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„Listen to what women say, that’s a good start“

A Reality Check special, hearing about men who are being activists against the perpetrators.

By Steve Crilley

Reality Check Special
this saturday at 12 noon

A UN-sponsored campaign of Activism against Gender-Based Violence is currently under way and will last until the International Human Rights Day on 10th December. It aims to raise public awareness mobilizing people everywhere to bring about a change in society that enables a culture which allows violence against women to occur frequently. Reality Check takes a close look at the conversations and research surrounding gender-based violence. What are the driving factors that often contribute to the problems and what are the personal and long-term impacts on victims who frequently suffer in silence? And as part of this programme, we also look at the role of men in combatting violence against women and girls and hear about initiatives that try to change the male culture that emboldens some men to engage in harassment of women.

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White Ribbon / Annie Lawson

One of those initiatives is called the White Ribbon Campaign. Essentially it’s a worldwide movement of men and boys working to end male violence against women and girls. It was formed by a group of pro-feminist men in Canada back in the 1990s and it’s now active in around 60 countries. It came about as a response to a school massacre of female students. The campaign was designed to raise awareness about how common male violence against women is.

I spoke to Chris Green from the White Ribbon Campaign UK and asked him more about what goes on with his organisation.

Chris Green: The first thing (we ask men to do) is listen; listen to what women say, that’s a good start. Act and intervene when you find colleagues or friends talking inappropriately. Take every opportunity to treat women equally. For example, we find a lot of increased positive behaviour on the sports fields and I think it’s really good when we see women getting more coverage on sports media with men supporting that rather than sitting and moaning (about women’s participation).

We want men to wear a white ribbon so that people ask “what’s that”? We want them (men) to swear the pledge that says, “I swear never to commit, never to excuse and never to remain silent about violence against women”. And we want men to share the information with other men they know.

Many men might say that they will wear a white ribbon but often these aren’t the men in society you want to change. You probably need to go into situations where men wouldn’t think twice about being abusive to a woman. These men presumably wouldn’t contemplate wearing a ribbon of any sort.

Chris Green: We are not interested in sitting in rooms of academics saying “oh yes, men should do more!” We are out there on sports fields, at music venues. In fact, one of the biggest sports teams in the north of England, Hull Rugby team, ran out onto the pitch with shirts that had the logo “men, challenging male violence against women and girls”! When I first started working in this field, I had no idea of the extent of the violence against women and it becomes obvious to you that it is the worst human rights violation in the world today. It affects between one in three and one in four women in Europe and across the globe and it’s our responsibility, as men, to talk to the men that we know and to challenge it. That’s why it’s worth talking to the people you know, whether you think they are the converted or not, and getting to talk to the men that they know and gradually we are spreading the message and it is working.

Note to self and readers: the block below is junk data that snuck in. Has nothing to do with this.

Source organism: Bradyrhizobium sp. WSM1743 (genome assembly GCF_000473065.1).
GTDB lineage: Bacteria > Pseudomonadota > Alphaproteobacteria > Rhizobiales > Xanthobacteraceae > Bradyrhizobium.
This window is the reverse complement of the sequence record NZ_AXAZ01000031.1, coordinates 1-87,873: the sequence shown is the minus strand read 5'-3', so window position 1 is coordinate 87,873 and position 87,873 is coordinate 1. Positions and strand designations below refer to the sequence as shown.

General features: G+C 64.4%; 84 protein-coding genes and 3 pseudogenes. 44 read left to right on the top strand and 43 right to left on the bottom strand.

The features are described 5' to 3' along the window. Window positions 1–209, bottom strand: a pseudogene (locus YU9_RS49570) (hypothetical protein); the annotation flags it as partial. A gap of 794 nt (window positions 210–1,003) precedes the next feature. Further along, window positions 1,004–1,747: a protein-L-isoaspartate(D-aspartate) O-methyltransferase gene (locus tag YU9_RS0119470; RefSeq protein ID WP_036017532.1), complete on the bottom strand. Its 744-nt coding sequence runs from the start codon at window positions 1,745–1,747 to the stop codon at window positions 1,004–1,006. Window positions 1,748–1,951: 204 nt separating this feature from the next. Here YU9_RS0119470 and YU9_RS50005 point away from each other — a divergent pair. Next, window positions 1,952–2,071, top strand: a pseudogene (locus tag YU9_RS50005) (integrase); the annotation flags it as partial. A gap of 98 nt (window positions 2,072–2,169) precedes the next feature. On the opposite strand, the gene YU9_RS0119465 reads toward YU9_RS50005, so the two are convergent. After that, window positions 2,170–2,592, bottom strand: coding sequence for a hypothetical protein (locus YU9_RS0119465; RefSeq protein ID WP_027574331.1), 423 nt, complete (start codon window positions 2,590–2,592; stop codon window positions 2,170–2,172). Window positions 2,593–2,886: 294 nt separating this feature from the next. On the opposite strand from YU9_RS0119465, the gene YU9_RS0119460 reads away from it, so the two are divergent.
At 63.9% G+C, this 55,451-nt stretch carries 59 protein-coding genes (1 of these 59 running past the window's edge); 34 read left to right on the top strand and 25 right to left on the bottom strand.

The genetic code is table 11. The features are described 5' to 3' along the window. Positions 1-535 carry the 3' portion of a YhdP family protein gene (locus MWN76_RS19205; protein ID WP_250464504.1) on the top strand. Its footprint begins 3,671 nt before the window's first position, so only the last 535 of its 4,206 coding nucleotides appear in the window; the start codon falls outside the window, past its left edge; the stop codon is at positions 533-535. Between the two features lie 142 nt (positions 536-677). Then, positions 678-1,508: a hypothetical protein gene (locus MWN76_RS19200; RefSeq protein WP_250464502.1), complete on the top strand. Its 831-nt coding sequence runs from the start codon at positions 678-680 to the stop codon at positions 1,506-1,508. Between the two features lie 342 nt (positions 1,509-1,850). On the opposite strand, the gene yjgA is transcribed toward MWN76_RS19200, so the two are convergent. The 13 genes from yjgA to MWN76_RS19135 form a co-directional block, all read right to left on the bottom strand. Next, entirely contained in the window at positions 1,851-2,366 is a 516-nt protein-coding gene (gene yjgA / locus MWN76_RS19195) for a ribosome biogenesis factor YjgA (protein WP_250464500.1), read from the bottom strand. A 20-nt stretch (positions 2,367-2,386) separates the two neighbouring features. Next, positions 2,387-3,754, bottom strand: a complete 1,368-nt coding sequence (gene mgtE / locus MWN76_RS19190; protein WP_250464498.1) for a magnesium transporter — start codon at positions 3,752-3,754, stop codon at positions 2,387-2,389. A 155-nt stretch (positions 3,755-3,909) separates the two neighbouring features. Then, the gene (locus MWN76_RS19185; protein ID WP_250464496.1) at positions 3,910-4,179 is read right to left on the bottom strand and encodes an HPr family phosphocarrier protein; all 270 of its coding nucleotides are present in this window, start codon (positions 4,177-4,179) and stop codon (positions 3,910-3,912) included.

Let me give you a practical situation. Say, you are in a locker room with a group of male friends who are playing tennis or squash and after the matches the conversation turns to a typical locker room talk about women. What should a man do in that situation to confront this kind of exchange?

Chris Green: I think if you are in that situation, you are in a perfect position to gently challenge their behaviour. If you are in the locker room with the locker room boys, you are part of their team and they will take chiding or rebukes from people they know far better than from an outsider. And as far as the thing you are talking about – so-called locker room behaviour - , men are changing and we welcome that. I am a man and I too am changing and I examine my own behaviour which I talk about with my male friends and the women I know. It’s a good thing for us all to be looking at the way we behave.

In that scenario, what kind of sentence can I use with male friends when I really mean, hey guys, cut this out!

If you miss the program, you can still stream it via the Reality Check podcast or at

Chris Green: Well, in Australia, they have a campaign called “Hey, mate!” And it begins, “Hey, mate – that’s not OK!” I have been surprised by the fact that as soon as you start to challenge one person, somebody else will almost certainly join in on your side. People are feeling uncomfortable but they are not prepared to speak out. And so, as soon as someone does, people support you and work with you.